BWW Review: SHREK THE MUSICAL, Edinburgh Playhouse
There is a prince, a princess and a quest for happy ever after.
You may think you have heard it all before, but add a big green ogre, a talking donkey and a dragon that can sing and you'll quickly learn this is no typical fairy tale.
This panto season, Edinburgh is turning the traditional fairy story on its head with Shrek the Musical, based on the 2001 Oscar-winning Dreamworks film.
After the magical creature-hating Lord Farquaad banishes all fairy tale characters to a local swamp, the green-skinned, Scottish-voiced swamp resident Shrek sets off to Duloc to reclaim his ground. In order to get his quiet life back, he agrees to save Princess Fiona from her tower prison. This dangerous journey leads Shrek to question if the grouchy solo life of an ogre is truly what his heart desires.
Many will be familiar with the film inside and out after its huge box office success and many sequels; it is rarely off TV. Following Disney's highly successful spree of film-to-stage musicals, Dreamworks' first attempt adds so many layers, like an onion, to this well-known, much-loved adventure.
A finest selection of lines from the film are there for fans of a 'quote-along', yet playwright David Lindsay-Abaire shines spotlights on the characters' personalities, emotions and backstories.
In true Broadway fashion, not only does it poke fun at classic fairy tales, but there is also a sprinkling of musical theatre parodies for lovers of all things theatrical.
The show could easily stand alone without the film. Jeanine Tesori's original score is heartfelt and humorous, and virtually free of filler tracks. "I Think I Got You Beat" has the audience in stitches. And "Freak Flag" is an anthem for anyone who has ever felt like an outsider.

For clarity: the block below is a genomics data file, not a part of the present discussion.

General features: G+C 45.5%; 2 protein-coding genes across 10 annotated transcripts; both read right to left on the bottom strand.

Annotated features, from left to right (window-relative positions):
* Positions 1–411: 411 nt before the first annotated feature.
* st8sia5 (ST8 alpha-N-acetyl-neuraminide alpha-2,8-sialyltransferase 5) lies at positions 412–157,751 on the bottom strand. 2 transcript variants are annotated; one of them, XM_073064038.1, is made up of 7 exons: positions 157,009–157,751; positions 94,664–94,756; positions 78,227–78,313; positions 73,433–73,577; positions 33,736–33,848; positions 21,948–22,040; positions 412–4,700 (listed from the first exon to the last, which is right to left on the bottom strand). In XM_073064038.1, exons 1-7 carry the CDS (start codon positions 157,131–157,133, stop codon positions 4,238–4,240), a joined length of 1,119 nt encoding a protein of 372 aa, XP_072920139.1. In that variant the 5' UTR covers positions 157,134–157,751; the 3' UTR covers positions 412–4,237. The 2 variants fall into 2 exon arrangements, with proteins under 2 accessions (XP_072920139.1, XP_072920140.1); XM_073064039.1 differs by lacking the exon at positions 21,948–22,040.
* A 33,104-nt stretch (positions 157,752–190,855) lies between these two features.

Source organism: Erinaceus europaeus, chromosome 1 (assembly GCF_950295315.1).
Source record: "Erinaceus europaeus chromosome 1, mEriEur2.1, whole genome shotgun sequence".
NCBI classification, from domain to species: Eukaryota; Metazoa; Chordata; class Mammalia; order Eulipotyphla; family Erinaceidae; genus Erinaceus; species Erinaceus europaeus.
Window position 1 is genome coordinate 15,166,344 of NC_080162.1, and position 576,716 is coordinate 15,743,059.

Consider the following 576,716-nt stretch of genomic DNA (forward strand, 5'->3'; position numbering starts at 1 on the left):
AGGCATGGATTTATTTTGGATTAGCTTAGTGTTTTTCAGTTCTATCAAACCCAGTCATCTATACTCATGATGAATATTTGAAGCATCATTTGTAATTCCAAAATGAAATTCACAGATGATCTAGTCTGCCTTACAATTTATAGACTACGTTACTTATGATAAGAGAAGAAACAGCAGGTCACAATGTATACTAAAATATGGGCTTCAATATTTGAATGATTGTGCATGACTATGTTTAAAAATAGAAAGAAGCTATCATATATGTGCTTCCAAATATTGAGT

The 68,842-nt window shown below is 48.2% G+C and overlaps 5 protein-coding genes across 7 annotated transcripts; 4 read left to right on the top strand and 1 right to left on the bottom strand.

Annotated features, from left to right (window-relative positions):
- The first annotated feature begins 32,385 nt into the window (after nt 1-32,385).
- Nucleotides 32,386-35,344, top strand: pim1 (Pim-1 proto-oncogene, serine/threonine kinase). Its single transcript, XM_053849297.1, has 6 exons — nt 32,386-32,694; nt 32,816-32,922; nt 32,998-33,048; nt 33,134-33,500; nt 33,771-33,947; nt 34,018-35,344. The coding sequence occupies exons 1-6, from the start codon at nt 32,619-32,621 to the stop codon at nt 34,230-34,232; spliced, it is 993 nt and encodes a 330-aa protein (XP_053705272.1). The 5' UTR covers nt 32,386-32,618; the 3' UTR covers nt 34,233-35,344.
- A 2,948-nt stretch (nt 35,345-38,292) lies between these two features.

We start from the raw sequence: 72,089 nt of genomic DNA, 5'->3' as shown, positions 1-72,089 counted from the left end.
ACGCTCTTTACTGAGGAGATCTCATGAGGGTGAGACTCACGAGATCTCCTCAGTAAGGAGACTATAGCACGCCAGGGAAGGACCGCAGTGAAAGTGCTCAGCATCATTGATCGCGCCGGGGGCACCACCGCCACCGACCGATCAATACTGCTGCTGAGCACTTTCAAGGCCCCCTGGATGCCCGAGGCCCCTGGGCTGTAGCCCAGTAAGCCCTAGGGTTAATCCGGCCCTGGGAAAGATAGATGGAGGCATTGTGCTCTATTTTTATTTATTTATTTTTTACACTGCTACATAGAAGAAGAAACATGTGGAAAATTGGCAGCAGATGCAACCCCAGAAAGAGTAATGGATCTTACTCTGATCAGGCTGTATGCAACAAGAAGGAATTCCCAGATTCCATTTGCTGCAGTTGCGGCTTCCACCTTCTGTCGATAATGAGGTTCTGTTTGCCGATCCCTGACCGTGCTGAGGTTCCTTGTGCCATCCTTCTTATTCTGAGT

This musical is so green, you wouldn't be surprised if the stage and lighting were powered by the high-octane cast alone. The high calibre of talent on show is led by Steffan Harri, who is a West End standard, as the odorous ogre Shrek. And Marcus Hayton brings his partner-in-crime Donkey to life with great humour and enthusiasm.
Laura Main, of Call the Midwife fame, ticks all the talent boxes as Princess Fiona, but something is missing. For such a comedy-driven role, it never feels like she fully lets herself go, sticking strictly to the script over spontaneity. Unfortunately, one of her biggest numbers and best of the show, "I Know It's Today", has been turned into a for-laughs puppet number - stripping the heart from what is typically a deeply moving performance.
However, many of the biggest laughs come from Samuel Homes, who captures the character of Lord Farquaad perfectly.
Everything about this production feels big budget and fresh. Tim Hatley's costumes dazzle in his flashy set, boasted by an increase in technology use thanks to Duncan McLean's projections. And Josh Prince's choreography is spot on, especially during the hilarious tap-dancing rat sequence.
With belly laughs big enough for an ogre, its unashamed naughty humour casts a magic spell on all ages. If Broadway did pantomime, this would be it. A fabulous way to introduce those new to musical theatre, while still providing a modern gem for lifelong fans.
It's bold, it's green, it has to be seen!
Photo Credit: Helen Maybanks